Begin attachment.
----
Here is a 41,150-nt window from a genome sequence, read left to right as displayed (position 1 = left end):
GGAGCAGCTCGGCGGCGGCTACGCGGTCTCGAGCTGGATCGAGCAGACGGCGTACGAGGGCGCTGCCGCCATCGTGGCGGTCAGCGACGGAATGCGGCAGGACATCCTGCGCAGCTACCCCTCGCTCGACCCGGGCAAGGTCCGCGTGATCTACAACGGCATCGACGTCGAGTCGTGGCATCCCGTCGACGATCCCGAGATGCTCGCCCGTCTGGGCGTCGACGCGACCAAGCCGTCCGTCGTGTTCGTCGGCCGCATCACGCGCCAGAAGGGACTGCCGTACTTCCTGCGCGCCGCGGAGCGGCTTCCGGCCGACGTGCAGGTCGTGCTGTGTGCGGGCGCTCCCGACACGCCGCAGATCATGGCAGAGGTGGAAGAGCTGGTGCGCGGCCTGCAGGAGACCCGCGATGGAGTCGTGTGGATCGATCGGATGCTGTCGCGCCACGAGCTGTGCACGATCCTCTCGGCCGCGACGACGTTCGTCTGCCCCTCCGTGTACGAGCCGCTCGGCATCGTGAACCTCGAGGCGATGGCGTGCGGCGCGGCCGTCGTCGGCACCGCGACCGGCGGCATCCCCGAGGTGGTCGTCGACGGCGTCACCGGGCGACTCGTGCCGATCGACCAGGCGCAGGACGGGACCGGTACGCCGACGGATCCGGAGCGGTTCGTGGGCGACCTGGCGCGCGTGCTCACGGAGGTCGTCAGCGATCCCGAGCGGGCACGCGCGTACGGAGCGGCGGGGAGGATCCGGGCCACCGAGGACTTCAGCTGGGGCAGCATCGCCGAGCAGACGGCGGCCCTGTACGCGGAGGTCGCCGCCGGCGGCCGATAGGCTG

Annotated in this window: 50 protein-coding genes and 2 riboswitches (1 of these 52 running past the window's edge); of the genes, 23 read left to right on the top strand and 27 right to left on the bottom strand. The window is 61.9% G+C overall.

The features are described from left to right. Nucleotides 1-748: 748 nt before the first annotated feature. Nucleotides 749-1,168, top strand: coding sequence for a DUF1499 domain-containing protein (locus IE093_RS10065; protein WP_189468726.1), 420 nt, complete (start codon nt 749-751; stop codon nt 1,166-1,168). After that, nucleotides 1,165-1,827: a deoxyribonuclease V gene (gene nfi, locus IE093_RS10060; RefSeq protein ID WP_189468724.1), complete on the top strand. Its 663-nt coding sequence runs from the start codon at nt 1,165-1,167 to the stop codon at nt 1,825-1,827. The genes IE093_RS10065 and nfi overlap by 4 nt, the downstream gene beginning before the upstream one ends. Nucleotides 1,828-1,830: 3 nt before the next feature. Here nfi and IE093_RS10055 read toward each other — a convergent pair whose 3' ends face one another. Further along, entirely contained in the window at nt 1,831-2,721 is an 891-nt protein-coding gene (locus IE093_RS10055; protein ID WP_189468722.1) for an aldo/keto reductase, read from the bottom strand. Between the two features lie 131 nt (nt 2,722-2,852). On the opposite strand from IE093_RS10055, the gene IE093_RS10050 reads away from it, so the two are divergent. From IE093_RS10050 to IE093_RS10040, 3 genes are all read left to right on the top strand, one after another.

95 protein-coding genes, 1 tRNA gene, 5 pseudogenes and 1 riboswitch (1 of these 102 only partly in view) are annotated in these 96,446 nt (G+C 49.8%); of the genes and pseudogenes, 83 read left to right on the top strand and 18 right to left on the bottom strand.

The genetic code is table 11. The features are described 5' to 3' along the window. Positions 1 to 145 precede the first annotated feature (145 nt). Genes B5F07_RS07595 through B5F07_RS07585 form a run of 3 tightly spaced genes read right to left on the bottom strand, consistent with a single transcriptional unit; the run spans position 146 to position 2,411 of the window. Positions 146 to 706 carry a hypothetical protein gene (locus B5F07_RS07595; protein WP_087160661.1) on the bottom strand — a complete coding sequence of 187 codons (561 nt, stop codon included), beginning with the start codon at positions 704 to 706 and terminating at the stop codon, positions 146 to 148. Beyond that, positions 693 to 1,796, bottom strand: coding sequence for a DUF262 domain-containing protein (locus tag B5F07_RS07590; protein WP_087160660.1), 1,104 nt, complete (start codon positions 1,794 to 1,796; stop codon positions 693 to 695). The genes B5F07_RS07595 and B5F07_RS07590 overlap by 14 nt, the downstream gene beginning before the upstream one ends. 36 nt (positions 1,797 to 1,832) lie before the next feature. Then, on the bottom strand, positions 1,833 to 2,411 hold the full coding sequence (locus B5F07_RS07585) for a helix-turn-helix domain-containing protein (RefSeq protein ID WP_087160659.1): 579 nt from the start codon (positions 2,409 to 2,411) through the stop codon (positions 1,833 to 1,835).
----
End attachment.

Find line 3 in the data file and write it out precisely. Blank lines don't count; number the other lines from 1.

Annotated in this window: 50 protein-coding genes and 2 riboswitches (1 of these 52 running past the window's edge); of the genes, 23 read left to right on the top strand and 27 right to left on the bottom strand. The window is 61.9% G+C overall.